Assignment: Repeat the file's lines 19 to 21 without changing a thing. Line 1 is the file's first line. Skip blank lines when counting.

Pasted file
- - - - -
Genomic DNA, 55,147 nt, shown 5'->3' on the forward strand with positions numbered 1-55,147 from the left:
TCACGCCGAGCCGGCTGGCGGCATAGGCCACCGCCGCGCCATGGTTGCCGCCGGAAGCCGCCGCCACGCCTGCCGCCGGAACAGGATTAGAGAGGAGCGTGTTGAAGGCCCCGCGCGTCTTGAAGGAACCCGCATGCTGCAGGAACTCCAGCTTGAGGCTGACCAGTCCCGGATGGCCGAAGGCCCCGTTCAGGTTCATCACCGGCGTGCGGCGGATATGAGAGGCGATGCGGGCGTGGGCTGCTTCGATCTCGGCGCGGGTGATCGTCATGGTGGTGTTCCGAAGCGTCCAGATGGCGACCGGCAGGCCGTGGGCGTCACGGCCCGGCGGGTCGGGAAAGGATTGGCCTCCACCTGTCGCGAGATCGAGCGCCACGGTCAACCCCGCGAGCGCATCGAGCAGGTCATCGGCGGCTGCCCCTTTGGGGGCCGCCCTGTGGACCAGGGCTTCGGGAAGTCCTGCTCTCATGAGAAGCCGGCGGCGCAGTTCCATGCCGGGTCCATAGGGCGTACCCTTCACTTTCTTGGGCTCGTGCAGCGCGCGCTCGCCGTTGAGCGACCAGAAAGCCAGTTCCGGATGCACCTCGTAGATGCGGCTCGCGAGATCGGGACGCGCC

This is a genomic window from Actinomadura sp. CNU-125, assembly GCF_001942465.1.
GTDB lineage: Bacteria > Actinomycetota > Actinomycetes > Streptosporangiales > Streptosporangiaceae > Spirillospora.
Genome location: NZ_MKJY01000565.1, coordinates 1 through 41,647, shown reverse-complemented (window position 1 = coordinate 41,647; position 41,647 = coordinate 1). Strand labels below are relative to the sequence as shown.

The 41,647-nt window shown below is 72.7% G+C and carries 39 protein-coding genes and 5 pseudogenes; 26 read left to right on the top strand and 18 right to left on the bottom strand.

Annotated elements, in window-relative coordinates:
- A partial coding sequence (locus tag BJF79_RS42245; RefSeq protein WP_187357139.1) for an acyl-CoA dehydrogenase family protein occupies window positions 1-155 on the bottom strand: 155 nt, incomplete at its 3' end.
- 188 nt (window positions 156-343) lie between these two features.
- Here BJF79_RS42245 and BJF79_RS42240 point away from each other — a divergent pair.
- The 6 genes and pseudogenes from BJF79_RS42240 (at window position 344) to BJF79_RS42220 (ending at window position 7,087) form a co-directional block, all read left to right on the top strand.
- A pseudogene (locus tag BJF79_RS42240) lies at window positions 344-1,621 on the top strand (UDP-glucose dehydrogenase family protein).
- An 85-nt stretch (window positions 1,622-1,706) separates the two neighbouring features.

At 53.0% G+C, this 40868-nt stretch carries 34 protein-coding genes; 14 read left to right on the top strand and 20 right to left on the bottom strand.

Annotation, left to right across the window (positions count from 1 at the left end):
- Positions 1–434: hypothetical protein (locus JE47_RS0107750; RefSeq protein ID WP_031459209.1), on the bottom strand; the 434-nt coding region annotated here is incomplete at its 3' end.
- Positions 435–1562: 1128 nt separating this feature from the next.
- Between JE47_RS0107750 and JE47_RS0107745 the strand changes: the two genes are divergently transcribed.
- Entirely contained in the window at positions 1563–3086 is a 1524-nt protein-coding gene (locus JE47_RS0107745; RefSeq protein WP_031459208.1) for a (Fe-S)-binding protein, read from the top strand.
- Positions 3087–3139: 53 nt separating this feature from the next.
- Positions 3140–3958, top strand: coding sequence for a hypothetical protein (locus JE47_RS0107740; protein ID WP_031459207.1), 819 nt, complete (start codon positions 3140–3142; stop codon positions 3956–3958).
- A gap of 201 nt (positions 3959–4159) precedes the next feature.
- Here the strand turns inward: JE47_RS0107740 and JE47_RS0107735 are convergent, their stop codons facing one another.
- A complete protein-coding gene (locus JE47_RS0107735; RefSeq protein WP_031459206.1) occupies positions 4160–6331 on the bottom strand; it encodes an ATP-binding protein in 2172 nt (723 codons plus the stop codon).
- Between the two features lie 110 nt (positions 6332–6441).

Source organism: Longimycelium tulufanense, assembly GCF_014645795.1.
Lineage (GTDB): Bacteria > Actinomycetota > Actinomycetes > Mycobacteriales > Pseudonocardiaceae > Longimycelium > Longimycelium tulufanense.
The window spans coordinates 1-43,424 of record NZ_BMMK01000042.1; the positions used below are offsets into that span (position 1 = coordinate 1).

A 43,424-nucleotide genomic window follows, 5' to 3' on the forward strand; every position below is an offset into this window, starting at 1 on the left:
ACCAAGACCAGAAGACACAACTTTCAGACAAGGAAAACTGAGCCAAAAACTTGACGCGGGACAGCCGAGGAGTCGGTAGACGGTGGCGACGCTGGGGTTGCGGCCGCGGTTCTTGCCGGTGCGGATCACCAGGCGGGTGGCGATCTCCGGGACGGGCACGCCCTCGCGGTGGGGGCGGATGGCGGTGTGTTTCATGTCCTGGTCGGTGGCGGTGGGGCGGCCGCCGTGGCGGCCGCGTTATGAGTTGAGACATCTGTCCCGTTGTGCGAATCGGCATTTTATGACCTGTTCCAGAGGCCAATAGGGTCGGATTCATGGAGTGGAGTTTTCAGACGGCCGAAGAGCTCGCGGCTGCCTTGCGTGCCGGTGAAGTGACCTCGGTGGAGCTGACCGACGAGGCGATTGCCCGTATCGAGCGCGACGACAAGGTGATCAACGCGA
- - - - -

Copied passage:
- Entirely contained in the window at positions 1563–3086 is a 1524-nt protein-coding gene (locus JE47_RS0107745; RefSeq protein WP_031459208.1) for a (Fe-S)-binding protein, read from the top strand.
- Positions 3087–3139: 53 nt separating this feature from the next.
- Positions 3140–3958, top strand: coding sequence for a hypothetical protein (locus JE47_RS0107740; protein ID WP_031459207.1), 819 nt, complete (start codon positions 3140–3142; stop codon positions 3956–3958).